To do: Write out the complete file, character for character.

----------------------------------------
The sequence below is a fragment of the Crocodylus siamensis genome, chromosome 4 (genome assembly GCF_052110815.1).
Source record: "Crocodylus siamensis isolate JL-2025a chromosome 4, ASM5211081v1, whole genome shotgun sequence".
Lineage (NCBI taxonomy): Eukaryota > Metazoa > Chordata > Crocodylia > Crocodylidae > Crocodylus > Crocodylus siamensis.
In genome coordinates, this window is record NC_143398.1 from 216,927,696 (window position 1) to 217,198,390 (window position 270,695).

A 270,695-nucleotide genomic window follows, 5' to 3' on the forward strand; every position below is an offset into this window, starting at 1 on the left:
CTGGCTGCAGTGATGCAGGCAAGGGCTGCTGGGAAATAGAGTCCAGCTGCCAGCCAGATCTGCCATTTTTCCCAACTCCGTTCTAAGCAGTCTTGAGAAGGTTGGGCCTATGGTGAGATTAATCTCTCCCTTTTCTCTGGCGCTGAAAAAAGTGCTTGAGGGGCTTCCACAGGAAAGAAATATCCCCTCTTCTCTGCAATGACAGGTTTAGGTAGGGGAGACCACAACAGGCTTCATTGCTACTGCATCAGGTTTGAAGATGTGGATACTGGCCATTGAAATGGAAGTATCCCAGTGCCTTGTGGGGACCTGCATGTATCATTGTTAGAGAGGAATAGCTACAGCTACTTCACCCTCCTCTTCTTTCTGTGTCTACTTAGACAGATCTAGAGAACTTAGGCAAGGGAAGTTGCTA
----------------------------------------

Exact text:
The sequence below is a fragment of the Crocodylus siamensis genome, chromosome 4 (genome assembly GCF_052110815.1).
Source record: "Crocodylus siamensis isolate JL-2025a chromosome 4, ASM5211081v1, whole genome shotgun sequence".
Lineage (NCBI taxonomy): Eukaryota > Metazoa > Chordata > Crocodylia > Crocodylidae > Crocodylus > Crocodylus siamensis.
In genome coordinates, this window is record NC_143398.1 from 216,927,696 (window position 1) to 217,198,390 (window position 270,695).

A 270,695-nucleotide genomic window follows, 5' to 3' on the forward strand; every position below is an offset into this window, starting at 1 on the left:
CTGGCTGCAGTGATGCAGGCAAGGGCTGCTGGGAAATAGAGTCCAGCTGCCAGCCAGATCTGCCATTTTTCCCAACTCCGTTCTAAGCAGTCTTGAGAAGGTTGGGCCTATGGTGAGATTAATCTCTCCCTTTTCTCTGGCGCTGAAAAAAGTGCTTGAGGGGCTTCCACAGGAAAGAAATATCCCCTCTTCTCTGCAATGACAGGTTTAGGTAGGGGAGACCACAACAGGCTTCATTGCTACTGCATCAGGTTTGAAGATGTGGATACTGGCCATTGAAATGGAAGTATCCCAGTGCCTTGTGGGGACCTGCATGTATCATTGTTAGAGAGGAATAGCTACAGCTACTTCACCCTCCTCTTCTTTCTGTGTCTACTTAGACAGATCTAGAGAACTTAGGCAAGGGAAGTTGCTA